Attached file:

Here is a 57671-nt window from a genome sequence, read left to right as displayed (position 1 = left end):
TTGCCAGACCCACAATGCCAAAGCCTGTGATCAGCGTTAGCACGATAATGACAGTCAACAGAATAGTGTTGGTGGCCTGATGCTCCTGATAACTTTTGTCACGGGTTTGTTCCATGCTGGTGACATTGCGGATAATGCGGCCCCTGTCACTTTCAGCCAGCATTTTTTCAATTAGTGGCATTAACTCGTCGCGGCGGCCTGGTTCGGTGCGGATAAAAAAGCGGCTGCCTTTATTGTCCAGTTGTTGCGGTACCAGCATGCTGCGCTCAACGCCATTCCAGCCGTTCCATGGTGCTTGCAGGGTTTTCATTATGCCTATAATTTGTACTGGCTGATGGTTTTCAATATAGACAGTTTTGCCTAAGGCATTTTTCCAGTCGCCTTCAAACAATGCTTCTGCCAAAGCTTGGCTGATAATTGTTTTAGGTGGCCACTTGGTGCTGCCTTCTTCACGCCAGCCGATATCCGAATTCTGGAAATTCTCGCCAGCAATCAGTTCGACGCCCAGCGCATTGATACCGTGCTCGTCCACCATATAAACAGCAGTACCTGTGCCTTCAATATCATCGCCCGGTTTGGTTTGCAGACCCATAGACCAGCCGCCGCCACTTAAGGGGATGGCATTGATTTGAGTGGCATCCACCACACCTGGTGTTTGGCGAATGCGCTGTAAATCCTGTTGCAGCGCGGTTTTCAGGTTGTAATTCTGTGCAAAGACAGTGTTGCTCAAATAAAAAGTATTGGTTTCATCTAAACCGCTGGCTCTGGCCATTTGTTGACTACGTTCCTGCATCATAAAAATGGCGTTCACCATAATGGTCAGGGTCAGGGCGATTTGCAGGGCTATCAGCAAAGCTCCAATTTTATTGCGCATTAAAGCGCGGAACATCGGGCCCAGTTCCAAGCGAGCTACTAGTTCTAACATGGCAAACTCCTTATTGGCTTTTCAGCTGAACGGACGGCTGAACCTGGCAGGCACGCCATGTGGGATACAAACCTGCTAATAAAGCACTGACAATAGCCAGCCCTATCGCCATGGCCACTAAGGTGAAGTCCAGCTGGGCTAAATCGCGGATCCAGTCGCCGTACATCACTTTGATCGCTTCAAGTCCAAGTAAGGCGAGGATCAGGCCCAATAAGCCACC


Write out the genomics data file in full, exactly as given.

Here is a 57671-nt window from a genome sequence, read left to right as displayed (position 1 = left end):
TTGCCAGACCCACAATGCCAAAGCCTGTGATCAGCGTTAGCACGATAATGACAGTCAACAGAATAGTGTTGGTGGCCTGATGCTCCTGATAACTTTTGTCACGGGTTTGTTCCATGCTGGTGACATTGCGGATAATGCGGCCCCTGTCACTTTCAGCCAGCATTTTTTCAATTAGTGGCATTAACTCGTCGCGGCGGCCTGGTTCGGTGCGGATAAAAAAGCGGCTGCCTTTATTGTCCAGTTGTTGCGGTACCAGCATGCTGCGCTCAACGCCATTCCAGCCGTTCCATGGTGCTTGCAGGGTTTTCATTATGCCTATAATTTGTACTGGCTGATGGTTTTCAATATAGACAGTTTTGCCTAAGGCATTTTTCCAGTCGCCTTCAAACAATGCTTCTGCCAAAGCTTGGCTGATAATTGTTTTAGGTGGCCACTTGGTGCTGCCTTCTTCACGCCAGCCGATATCCGAATTCTGGAAATTCTCGCCAGCAATCAGTTCGACGCCCAGCGCATTGATACCGTGCTCGTCCACCATATAAACAGCAGTACCTGTGCCTTCAATATCATCGCCCGGTTTGGTTTGCAGACCCATAGACCAGCCGCCGCCACTTAAGGGGATGGCATTGATTTGAGTGGCATCCACCACACCTGGTGTTTGGCGAATGCGCTGTAAATCCTGTTGCAGCGCGGTTTTCAGGTTGTAATTCTGTGCAAAGACAGTGTTGCTCAAATAAAAAGTATTGGTTTCATCTAAACCGCTGGCTCTGGCCATTTGTTGACTACGTTCCTGCATCATAAAAATGGCGTTCACCATAATGGTCAGGGTCAGGGCGATTTGCAGGGCTATCAGCAAAGCTCCAATTTTATTGCGCATTAAAGCGCGGAACATCGGGCCCAGTTCCAAGCGAGCTACTAGTTCTAACATGGCAAACTCCTTATTGGCTTTTCAGCTGAACGGACGGCTGAACCTGGCAGGCACGCCATGTGGGATACAAACCTGCTAATAAAGCACTGACAATAGCCAGCCCTATCGCCATGGCCACTAAGGTGAAGTCCAGCTGGGCTAAATCGCGGATCCAGTCGCCGTACATCACTTTGATCGCTTCAAGTCCAAGTAAGGCGAGGATCAGGCCCAATAAGCCACC